Natural Buildings in San Pablo

Natural Building in San Pablo, GuatemalaBy: Claire Landkamer, Tasha Nobles, Andy Rohner, Amanda Rowlee, Cameron Wardlaw

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Natural Building has been around for thousands of years and is the most efficient way of building without modern technologies. Different cultures around the world have developed their own techniques of building based on local resources, topography, and climate. Many of these societies produce decent living spaces, but without knowledge of modern day building techniques and materials, these current living spaces could be much improved. Our team plans on integrating our knowledge of modern day building techniques to produce a more efficient living space naturally.

Problem Statement:

To provide appropriate technologies for natural building techniques in developing countries utilizing local resources to help improve the standards of living. Since our class is closely tied to the community of San Pablo in Guatamala, we will focus on building a natural structure for their Guateca schoolhouse.

Our approach:

We contacted previous students that were involved with Guateca to inform ourselves about the current living conditions to figure out the different issues they experienced.

  • Issues pertaining to San Pablo Residence:
    • Warmth (Heat Retention)
    • Light
    • Energy Use
    • Technology
    • Structural Integrity
    • Cost
    • Resources
    • Location/Topography
      • Earthquakes
  • Current Materials Used:
    • Clay
    • Sand
    • Hay
    • Water
    • Corrugated Steel

The current building materials are used because of their locality. In natural building, use of local materials is critical. Because of this we will use some of the same materials they currently do, but with different design in uses of the materials to mitigate these issues.

Our research:

We found information on the climate conditions and natural materials of San Pablo, and common natural building techniques in response to the building issues stated above.

  • Current Climate Conditions that need to be considered:
    • Elevation: 9470 ft
    • Mean Min Temp: 44.4 F (7 C)
    • Mean Max Temp: 67.4 F (19.7 C)
    • Mean Relative Humidity: 84%
    • Precipitation Day in 2010: 125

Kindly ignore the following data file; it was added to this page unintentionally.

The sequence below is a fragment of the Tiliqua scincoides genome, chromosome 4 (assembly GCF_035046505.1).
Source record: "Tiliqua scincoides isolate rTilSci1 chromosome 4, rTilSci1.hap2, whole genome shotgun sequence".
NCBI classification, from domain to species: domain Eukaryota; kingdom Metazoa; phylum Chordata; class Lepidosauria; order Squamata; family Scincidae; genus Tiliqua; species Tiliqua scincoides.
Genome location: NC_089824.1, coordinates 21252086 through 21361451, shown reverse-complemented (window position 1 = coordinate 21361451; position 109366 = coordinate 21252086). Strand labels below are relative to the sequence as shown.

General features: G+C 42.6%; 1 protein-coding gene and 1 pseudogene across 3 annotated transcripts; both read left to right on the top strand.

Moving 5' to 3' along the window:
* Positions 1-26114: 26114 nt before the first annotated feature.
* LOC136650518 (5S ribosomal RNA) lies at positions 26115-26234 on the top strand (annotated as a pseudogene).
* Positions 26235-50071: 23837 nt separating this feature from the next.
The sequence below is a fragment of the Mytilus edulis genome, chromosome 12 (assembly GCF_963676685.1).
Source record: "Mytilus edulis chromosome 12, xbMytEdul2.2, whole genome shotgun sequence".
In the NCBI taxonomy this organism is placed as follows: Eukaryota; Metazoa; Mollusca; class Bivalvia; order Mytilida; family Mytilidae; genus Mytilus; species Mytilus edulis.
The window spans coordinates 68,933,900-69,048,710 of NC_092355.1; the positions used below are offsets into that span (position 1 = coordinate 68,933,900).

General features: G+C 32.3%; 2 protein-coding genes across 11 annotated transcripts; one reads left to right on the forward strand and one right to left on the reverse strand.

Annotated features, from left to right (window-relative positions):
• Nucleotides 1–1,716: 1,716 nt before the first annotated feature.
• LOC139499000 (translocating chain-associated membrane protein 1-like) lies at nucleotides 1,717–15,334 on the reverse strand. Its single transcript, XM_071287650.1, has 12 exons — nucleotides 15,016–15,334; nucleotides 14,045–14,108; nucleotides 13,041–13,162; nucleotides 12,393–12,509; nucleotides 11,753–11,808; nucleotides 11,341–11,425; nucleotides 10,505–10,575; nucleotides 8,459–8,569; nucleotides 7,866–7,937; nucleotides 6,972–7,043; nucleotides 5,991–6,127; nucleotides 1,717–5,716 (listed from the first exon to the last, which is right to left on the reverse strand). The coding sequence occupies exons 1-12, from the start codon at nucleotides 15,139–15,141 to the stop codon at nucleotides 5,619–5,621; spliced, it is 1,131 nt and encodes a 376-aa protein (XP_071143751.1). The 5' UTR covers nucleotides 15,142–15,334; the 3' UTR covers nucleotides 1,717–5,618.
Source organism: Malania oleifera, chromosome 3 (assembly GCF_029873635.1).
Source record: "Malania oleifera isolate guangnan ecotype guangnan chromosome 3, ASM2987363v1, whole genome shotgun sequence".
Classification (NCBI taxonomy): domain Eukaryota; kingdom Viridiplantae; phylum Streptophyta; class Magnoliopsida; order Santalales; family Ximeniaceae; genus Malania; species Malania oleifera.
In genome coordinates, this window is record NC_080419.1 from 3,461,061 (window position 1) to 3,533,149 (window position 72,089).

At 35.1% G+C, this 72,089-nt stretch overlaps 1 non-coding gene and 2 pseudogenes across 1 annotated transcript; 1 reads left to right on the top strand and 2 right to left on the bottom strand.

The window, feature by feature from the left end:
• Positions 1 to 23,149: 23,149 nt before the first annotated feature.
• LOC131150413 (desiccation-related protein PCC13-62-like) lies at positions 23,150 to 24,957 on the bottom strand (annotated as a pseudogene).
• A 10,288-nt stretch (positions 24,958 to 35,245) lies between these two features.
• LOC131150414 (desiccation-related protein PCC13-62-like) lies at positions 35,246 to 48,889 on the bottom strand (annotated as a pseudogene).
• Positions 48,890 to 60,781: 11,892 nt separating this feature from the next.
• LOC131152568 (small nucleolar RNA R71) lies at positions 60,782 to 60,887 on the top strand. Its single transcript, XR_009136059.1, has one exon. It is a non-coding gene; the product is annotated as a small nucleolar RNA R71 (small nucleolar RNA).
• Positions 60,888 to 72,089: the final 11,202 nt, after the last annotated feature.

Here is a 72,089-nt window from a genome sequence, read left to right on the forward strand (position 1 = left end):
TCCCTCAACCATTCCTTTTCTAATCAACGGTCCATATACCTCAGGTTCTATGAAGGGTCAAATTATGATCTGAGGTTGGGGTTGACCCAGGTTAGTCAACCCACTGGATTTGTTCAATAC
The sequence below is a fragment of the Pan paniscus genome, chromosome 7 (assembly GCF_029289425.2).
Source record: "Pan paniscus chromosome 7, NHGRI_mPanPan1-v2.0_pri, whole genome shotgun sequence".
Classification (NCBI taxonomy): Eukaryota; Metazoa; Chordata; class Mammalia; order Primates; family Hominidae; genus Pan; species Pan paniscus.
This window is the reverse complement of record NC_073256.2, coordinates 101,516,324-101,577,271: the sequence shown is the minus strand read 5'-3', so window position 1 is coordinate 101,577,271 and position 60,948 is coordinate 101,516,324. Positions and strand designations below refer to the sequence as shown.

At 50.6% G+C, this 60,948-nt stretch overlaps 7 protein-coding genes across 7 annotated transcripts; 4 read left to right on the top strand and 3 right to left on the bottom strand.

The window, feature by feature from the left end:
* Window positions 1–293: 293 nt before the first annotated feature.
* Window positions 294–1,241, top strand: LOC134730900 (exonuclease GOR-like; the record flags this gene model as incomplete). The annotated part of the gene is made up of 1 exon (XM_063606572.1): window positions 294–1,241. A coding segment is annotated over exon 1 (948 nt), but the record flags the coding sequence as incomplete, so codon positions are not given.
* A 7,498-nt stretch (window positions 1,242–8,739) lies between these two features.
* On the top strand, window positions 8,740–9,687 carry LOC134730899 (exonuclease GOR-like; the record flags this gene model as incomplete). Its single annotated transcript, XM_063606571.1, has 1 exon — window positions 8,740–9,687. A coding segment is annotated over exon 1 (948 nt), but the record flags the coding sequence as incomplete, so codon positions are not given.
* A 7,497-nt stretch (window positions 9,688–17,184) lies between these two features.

• Precipitation: 6.5 ft
    • Mean wind speed: 3 mph from east

San Pablo is within the temperate zone, which means buildings must be built with high mass walls and roofs to retain heat as much as possible. Rain occurs often in this climate zone so proper waterproofing is a critical issue. Other issues from water intrusion are mold and rot, which can diminish the structural integrity of the building very quickly.

  • Natural Materials:
    • Bamboo
    • Cob
    • Stones
    • Wood
    • Pine Needes
    • Corn after harvesting

  • Natural Building techniques:
    • Adobe
    • Straw Bale
    • Cordwood
    • Cob
    • Earthbag
    • Rammed Earth

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Our solution:

From the research, we concluded that straw bale construction is most efficient. Because straw is not readily accessible in the area, we have decided to use corn husks from the waste of harvested corn. In order to do this, we need to make bailers, which can be made of small amounts of wood and some screws. Custom building these bailers also enables us to build custom sized bales to fit the building design. These bales can be used to construct more quickly and efficiently than their current use of adobe. This also provides them to utilize their waste in a productive way.

  • Foundation: 2’x4’ trench, filled with stone/gravel to 3” above grade (ground level), 3” tar water barrier
  • Flooring: 3” stone/gravel, 3” adobe/cob
  • Walls: corn husk bales with cob exterior and interior layers
  • Roof: low-sloped, bamboo beams and joists, woven corn husk thatching layer, 6” corn husk bails, adobe, cement water barrier/corrugated metal
  • Windows: glass, plexiglass, placed in cob, double pane
  • Doors: wood/bamboo

Community Effort:

Building system can be replicated easily by locals, and will enable each individual to participate in the design aspects of their own project (co-design).


How does it compare to what’s already there?

    • Retain more heat
    • Allows for more light
    • More structurally sound
    • Decreased chances of water intrusion and water-related damage


    • Natural and free materials: gravel, cob, adobe, corn husk, water
    • Materials to buy/import: cement, tar, bamboo, wood and screws for baler
    • Estimated total cost of imported building materials:
      • 94 lb bag Portland Cement, type I$25/cf
        volume of roof waterproofing75 cf
        (1500sf x 0.05’= 75cf)
        Transportation: 20%
        Waste Factor: 10%
        Total Cost: $2500
      • 5g Tar Waterproofing, 1.2 cf$25/1.2 cf
        Volume of Tar waterproofing
        (160lf x 2ft x .25ft=80 cf)80 cf
        Transportation: 20%
        Waste Factor: 10%
        Total Cost:$2200
      • Wood and screws for balers: Conceptual Estimate $250/baler
        Number of Balers:6
        Total Cost:$1500


Introducing these building techniques into the community by building a prototype can potentially influence the population. Assuming that the end product performs as expected, local residents may decide to build their own, more efficient homes with this method. Perhaps some local residents may start a business with these techniques by building for others in the community or neighboring communities.

Works Cited: